About Audrey Hepburn
May 04, 1929 - January 20, 1993
|Place of Birth||:||Ixelles, Belgium|
|Also Known As||:||Одри Кэтлин Растон, Audrey Kathleen Ruston, Одри Хепбёрн, Одри Хепберн, Одрі Гепберн, Одрі Хепберн, 오드리 헵번|
|Imdb Profile||:||IMDB Profile|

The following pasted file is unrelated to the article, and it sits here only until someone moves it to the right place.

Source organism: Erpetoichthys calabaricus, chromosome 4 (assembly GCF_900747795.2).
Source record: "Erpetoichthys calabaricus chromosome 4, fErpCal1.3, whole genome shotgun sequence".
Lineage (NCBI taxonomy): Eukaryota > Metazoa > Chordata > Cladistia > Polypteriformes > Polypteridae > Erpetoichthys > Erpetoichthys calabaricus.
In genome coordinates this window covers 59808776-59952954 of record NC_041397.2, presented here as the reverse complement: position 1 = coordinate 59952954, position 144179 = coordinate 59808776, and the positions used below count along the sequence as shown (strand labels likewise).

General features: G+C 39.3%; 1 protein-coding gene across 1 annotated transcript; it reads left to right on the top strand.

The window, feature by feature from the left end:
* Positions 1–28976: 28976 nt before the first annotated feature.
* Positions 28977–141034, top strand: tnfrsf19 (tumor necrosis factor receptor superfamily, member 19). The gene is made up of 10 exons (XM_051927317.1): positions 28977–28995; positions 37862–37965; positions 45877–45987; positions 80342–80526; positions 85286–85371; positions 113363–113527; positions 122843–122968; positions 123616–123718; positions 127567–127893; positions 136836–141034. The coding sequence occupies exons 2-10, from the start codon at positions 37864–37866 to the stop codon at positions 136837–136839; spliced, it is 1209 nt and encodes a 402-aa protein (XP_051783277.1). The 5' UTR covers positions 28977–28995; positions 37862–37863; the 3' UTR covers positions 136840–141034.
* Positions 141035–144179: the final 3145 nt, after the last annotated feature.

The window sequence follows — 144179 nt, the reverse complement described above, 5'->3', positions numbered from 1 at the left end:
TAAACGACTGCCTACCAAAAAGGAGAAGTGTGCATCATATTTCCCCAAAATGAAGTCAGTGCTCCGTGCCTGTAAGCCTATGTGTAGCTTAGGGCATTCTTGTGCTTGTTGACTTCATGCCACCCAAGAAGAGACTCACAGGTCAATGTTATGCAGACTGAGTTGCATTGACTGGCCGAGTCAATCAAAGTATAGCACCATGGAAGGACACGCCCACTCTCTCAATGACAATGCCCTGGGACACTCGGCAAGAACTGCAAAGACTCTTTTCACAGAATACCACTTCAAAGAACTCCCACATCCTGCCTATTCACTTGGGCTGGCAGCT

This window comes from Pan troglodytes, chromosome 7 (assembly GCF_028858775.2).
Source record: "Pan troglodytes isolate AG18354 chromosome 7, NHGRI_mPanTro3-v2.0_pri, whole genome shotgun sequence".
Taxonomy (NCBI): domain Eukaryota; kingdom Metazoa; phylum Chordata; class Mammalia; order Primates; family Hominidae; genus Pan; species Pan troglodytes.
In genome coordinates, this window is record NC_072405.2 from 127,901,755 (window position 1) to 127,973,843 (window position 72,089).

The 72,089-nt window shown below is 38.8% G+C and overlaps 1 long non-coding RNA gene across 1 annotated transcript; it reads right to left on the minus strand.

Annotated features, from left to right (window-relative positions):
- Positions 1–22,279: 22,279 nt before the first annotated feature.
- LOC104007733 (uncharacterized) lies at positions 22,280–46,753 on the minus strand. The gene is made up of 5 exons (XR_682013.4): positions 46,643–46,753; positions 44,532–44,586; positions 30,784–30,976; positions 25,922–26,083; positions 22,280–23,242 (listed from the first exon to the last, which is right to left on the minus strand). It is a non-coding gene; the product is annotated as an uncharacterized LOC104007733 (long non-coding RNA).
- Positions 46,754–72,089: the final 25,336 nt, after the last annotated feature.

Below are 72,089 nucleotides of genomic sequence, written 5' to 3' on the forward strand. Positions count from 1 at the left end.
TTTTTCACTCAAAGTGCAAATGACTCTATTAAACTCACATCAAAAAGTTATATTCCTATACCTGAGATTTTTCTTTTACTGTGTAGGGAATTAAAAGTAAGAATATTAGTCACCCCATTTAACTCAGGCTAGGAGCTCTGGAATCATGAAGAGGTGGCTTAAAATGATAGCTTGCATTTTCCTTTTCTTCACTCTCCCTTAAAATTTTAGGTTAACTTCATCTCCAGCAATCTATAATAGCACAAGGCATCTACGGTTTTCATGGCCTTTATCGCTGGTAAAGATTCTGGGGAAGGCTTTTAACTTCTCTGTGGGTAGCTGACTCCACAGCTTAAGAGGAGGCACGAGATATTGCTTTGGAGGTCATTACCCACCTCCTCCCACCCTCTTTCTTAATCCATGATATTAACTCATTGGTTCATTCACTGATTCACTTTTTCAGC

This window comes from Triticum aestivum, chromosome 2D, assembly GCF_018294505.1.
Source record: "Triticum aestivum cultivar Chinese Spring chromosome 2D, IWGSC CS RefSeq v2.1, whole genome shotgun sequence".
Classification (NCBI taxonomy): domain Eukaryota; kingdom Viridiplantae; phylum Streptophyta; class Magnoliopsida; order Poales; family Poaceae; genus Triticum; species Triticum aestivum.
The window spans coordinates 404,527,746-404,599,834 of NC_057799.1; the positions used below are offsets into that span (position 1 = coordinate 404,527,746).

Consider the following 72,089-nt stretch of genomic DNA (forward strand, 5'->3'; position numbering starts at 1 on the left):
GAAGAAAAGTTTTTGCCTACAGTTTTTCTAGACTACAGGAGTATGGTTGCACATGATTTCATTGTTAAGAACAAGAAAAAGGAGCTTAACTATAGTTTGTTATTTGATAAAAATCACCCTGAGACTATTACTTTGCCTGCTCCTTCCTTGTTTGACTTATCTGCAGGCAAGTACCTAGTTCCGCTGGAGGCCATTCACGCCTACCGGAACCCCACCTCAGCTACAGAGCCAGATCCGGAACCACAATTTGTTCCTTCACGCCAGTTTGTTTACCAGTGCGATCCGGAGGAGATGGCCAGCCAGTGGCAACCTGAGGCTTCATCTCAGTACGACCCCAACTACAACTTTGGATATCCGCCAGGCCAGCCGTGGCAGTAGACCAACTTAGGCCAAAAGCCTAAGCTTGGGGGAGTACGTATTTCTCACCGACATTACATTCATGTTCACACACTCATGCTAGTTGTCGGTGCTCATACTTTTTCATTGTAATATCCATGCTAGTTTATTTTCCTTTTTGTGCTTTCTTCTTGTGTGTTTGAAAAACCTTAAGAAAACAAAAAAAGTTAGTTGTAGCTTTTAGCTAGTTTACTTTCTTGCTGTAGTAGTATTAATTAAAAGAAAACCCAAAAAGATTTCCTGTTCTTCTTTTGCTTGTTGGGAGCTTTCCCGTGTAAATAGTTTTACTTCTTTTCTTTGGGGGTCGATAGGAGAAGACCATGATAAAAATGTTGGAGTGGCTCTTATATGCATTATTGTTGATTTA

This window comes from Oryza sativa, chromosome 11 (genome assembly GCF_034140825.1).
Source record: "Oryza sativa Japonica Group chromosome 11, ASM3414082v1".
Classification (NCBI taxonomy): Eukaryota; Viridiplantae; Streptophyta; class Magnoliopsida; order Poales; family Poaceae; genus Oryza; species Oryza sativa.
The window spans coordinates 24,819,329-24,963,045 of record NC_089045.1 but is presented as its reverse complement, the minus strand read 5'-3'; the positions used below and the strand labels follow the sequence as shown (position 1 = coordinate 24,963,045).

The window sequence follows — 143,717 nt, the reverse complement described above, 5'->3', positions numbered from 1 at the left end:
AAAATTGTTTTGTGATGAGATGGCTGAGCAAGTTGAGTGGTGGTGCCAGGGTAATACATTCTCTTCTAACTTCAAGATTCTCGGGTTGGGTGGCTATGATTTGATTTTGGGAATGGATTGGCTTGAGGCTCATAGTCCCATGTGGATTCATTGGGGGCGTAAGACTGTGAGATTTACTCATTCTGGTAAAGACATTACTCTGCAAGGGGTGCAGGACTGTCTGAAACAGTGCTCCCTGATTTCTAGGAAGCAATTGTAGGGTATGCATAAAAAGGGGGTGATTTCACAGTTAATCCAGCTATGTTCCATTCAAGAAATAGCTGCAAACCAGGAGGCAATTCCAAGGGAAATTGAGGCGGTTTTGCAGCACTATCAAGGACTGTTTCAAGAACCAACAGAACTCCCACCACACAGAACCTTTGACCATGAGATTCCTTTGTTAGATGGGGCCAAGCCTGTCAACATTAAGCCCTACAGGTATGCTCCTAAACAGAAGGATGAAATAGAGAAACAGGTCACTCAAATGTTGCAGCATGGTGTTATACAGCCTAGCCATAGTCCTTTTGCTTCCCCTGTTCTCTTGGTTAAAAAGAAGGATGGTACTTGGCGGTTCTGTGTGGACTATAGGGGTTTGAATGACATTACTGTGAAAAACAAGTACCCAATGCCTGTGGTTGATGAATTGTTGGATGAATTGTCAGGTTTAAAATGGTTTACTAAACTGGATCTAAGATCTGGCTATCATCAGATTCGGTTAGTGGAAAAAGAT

Audrey Hepburn (born Audrey Kathleen Ruston; 4 May 1929 – 20 January 1993) was a British actress and humanitarian. Although modest about her acting ability, Hepburn remains one of the world's most famous actresses of all time, remembered as a film and fashion icon of the twentieth century. Redefining glamour with "elfin" features and a waif-like figure that inspired designs by Hubert de Givenchy, she was inducted in the International Best Dressed List Hall of Fame, and ranked by the American Film Institute as the third greatest female screen legend in the history of American cinema. Born in Ixelles, Belgium, Hepburn spent her childhood chiefly in the Netherlands, including German-occupied Arnhem during the Second World War. In Arnhem, she studied ballet before moving to London in 1948 where she continued to train in ballet while working as a photographer's model. Upon deciding to pursue a career in acting, she performed as a chorus girl in various West End musical theatre productions. After appearing in several British films and starring in the 1951 Broadway play Gigi, Hepburn gained instant Hollywood stardom for playing the Academy Award-winning lead female role in Roman Holiday (1953). Later performing in Sabrina (1954), The Nun's Story (1959), Breakfast at Tiffany's (1961), Charade (1963), My Fair Lady (1964) and Wait Until Dark (1967), Hepburn became one of the great screen actresses of Hollywood's Golden Age who received nominations for Academy Awards, Golden Globes and BAFTAs as well as winning a Tony Award for her theatrical performance in the 1954 Broadway play Ondine. Hepburn remains one of few entertainers who have won Oscar, Emmy, Grammy, and Tony Awards. Devoting much of her later life to UNICEF, Hepburn's war-time struggles inspired her passion for humanitarian work and, although Hepburn had contributed to the organisation since the 1950s, she worked in some of the most profoundly disadvantaged communities of Africa, South America and Asia in the late eighties and early nineties. In 1992, Hepburn was awarded the Presidential Medal of Freedom in recognition of her work as a UNICEF Goodwill Ambassador. At the age of 63, Hepburn died of appendiceal cancer at her home in Switzerland.